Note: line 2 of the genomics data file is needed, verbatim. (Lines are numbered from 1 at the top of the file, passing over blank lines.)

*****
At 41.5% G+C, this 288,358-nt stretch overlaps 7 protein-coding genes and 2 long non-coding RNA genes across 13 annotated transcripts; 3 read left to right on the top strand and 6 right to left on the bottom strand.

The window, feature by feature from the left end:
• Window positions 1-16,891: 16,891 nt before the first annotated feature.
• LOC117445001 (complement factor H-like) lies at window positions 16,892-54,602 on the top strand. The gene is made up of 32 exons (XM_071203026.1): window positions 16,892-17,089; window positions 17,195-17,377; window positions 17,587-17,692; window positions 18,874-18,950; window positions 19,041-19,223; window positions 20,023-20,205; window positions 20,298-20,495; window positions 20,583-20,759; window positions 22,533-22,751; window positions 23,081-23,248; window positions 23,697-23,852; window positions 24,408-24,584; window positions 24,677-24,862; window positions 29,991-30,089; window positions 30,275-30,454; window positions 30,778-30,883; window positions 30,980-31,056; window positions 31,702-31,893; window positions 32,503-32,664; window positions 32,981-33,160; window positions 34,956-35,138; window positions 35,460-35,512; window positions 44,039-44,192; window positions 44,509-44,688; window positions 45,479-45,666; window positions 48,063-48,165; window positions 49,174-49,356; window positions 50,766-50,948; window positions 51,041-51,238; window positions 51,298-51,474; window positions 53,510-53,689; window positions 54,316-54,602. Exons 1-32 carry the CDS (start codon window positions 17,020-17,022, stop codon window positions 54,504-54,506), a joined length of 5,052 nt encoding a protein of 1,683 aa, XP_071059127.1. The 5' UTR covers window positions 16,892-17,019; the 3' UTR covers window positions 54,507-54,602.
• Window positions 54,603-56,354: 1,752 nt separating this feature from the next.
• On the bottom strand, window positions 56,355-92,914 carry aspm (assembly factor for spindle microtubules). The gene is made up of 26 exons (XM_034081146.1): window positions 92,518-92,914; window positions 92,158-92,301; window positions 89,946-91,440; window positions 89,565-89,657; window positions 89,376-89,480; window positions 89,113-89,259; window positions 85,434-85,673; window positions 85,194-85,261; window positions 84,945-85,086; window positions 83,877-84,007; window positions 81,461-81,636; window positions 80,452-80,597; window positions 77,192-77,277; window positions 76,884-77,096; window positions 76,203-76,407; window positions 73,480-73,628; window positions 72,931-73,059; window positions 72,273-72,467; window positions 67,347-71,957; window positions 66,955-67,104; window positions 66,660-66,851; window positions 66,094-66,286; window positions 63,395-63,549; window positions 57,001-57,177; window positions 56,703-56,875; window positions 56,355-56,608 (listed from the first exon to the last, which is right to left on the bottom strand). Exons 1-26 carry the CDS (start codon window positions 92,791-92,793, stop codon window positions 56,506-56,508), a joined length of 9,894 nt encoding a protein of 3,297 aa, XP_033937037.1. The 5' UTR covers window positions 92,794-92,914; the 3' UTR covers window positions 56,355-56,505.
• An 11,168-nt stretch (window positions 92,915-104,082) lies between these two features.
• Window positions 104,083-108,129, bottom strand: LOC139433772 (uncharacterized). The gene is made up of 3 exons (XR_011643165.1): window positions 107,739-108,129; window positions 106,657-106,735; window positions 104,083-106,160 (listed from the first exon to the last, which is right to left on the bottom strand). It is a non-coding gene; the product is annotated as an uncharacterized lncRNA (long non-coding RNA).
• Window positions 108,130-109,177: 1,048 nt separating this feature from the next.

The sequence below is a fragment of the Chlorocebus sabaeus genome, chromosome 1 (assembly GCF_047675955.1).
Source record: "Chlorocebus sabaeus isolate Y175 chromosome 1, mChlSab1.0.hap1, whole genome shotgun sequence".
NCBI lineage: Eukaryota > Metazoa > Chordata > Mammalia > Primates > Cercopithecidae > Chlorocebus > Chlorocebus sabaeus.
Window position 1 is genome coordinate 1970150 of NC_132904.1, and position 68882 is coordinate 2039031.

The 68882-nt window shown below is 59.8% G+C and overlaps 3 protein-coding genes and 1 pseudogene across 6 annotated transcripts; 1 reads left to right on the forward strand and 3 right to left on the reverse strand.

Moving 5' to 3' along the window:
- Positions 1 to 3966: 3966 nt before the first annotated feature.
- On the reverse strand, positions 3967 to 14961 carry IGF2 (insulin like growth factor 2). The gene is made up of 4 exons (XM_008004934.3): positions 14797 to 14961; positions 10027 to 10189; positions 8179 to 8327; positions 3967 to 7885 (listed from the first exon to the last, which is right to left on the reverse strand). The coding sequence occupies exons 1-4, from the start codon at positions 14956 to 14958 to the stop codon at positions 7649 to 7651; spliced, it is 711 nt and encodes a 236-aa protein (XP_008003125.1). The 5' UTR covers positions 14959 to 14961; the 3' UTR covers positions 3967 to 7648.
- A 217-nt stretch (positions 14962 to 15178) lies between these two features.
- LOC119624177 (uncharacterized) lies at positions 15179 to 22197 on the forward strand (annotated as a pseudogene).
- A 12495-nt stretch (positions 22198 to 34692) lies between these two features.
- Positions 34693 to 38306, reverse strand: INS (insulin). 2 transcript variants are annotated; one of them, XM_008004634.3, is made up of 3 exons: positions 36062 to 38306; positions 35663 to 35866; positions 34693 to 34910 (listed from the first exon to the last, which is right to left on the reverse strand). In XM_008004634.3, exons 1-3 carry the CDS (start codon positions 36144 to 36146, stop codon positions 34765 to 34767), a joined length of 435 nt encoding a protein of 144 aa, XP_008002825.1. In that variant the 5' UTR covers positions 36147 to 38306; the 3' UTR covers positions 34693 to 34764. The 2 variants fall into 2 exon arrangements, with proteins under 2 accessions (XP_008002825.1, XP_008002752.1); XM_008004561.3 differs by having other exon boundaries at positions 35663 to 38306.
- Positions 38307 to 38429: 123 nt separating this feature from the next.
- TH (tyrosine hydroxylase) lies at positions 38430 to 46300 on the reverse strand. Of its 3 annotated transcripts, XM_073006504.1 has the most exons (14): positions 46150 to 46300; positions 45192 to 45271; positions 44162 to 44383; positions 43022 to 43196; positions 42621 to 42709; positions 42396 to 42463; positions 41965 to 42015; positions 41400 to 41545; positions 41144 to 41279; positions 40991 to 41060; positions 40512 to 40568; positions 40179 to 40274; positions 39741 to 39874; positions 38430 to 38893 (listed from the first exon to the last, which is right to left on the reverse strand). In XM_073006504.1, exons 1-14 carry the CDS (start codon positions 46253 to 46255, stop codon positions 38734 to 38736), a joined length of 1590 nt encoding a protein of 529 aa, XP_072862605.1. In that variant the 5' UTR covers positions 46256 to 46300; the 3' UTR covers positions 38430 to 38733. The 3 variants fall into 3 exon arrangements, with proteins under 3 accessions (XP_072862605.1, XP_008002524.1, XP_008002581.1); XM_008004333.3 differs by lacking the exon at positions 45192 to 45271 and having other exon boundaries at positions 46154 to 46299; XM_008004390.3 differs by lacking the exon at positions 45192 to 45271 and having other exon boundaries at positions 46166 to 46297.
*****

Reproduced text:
The window, feature by feature from the left end: